A center line cross-sectional view of the overall design of this simplified tubular fuel cell is found in FIG. 2. The fuel cell is constructed with cathode reactant flow control using inlet 70 connected to the cathode reactant tubular structure 75, an integrated, liquid water shedding, essentially constant fuel pressure containment tubular structure, which is connected to the exit flow control 80. Similar elements 85, cathode reactant tubular structure 90, acting as an integrated, liquid water shedding, essentially constant fuel pressure containment tubular structure, and 95 constitute the anode reactant tubular structure flow control. The active element in this fuel cell is element 100 which acts as the external anode and cathode, current collector, gas disperser, cathode and anode electrodes, and proton diffusion membrane. The membrane must be essentially non-permeable to both anode and cathode reactants while effectively allowing diffusion of protons. If it is desired to run the fuel cell in a dead headed manner element 80 and 95 are controlled to allow no external flow of the reactants; all reactants flowing through 70 or 85 would be consumed in element 100. The preferred embodiment would have containment tubular structures of any geometry that would provide essentially no pressure drop while having the reactants in intimate proximity of element 100.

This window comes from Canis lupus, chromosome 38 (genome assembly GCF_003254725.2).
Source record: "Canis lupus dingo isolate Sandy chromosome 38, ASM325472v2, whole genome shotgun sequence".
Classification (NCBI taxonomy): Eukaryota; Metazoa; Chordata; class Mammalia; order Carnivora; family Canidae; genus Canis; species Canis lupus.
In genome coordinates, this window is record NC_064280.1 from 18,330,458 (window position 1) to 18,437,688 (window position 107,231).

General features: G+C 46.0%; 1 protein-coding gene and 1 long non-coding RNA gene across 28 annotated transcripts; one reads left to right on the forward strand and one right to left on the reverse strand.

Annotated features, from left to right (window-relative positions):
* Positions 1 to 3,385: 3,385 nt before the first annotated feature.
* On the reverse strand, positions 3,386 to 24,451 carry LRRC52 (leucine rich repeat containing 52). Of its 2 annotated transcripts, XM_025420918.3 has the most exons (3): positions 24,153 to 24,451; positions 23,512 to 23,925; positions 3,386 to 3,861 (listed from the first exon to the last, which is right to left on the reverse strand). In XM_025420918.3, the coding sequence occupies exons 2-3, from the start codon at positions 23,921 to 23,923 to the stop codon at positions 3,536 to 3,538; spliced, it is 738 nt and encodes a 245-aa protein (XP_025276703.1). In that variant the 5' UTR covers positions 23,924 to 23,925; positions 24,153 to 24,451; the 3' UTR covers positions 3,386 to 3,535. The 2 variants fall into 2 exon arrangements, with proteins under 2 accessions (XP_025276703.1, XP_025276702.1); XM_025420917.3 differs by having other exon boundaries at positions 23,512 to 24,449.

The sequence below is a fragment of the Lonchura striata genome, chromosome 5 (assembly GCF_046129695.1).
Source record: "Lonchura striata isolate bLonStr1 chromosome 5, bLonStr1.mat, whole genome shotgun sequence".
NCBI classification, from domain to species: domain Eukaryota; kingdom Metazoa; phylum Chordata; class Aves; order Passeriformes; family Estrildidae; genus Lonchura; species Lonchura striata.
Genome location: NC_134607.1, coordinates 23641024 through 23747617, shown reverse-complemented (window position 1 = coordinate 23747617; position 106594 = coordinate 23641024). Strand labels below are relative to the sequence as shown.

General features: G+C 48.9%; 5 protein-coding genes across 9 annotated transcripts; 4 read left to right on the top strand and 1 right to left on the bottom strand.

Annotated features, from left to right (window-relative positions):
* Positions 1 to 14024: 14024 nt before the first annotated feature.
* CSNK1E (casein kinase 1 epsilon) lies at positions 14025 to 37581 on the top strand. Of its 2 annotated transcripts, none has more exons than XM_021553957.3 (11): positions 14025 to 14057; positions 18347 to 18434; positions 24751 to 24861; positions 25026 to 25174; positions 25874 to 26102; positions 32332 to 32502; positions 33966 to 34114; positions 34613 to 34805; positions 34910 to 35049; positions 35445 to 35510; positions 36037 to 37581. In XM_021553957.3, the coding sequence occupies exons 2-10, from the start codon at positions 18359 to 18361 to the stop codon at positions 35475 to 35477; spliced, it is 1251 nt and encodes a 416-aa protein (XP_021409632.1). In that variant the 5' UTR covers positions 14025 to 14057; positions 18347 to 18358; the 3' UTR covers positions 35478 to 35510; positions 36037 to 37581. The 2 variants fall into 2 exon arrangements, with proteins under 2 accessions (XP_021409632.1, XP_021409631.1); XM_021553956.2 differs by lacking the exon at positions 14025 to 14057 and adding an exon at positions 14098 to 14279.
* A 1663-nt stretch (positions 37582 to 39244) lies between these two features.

FIG. 3 describes, using a center line view of the fuel cell element 100 typical details of assembly. At the center of the assembly is a 3 layer membrane electrode assembly, MEA, element 105. Element 105 is constructed using the following: element 110, the anode electrode which is a composite of a catalyst, often platinum metal, typically in our studies about 0.4 milligrams per square centimeter of anode surface area, supported on carbon black. These composite particles are bound together with a proton conducting polymer, in many cases NAFION, a DuPont patented polymer. This provides a so-called triple interface where the reactant can have access to the catalyst and the associated proton produced will have a diffusion path through the anode electrode to element 115, the proton diffusion membrane. The membrane must essentially stop permeation of the reactants to the cathode electrode element 120 the third element of the MEA. The membrane is typically a film of NAFION about 75 microns thick. Element 120 is often produced in the exact same manner as element 110. A common difference is that the catalyst loading on element 120 may be somewhat higher than on element 110 because the oxidation reaction on the cathode can be much slower that the reaction on the anode. Element 125 is a gas diffuser, electron collector on the anode and an electron disperser on the cathode. This is typically a screen, any good conductor would be effective and a partial list of possible materials are platinum, copper, stainless steel, gold, or silver. It is desirable to have very good oxidation resistance on the cathode side for long term use. For short term system evaluation, any good conductor will work. We have used platinum and copper in our research extensively. The screen can be placed directly onto the anode or cathode 110 and 120. The screen provides essentially a point contact and thus does not essentially impede gas diffusion to the reaction layer as observed with element 60 in the conventional flat fuel cell. At times a porous carbon cloth is attached to the screen to minimize the tendency of the screen, if it has a high modulus, to penetrate the MEA. Element 125 is attached, often soldered, to element 130 on the cathode side and element 135 on the anode side of the fuel cell. Because of this intimate metal molecular contact and the point contact of element 125 with the MEA, the diffusion and electrical internal cell resistance is substantially reduced leading to better performance at high current flow conditions than the serpentine channels with relatively wide contact area found in conventional bipolar plates. The screens, element 125 in conjunction with the elements 75 and 90 have been found to inhibit the formation of liquid water structure that would reduce the reactant availability to the anode, element 110, and cathode, 120. Usually serpentine flow channels are used in commercial hi-performance PEMFC irrespective of their orientation, it is not possible to utilize the gravitational force for removal of liquid water from the flow channels in such configurations. However, in the tubular configuration, as the water droplets emerge at the screen-gas diffusion layer interface, gradational forces can be utilized to over come the surface tension force. The water droplets are thus conveyed to the reservoir-humidifier. Elements 130 and 135 may also provide a sealing surface for both the MEA and the anode and cathode reactant tubular structures.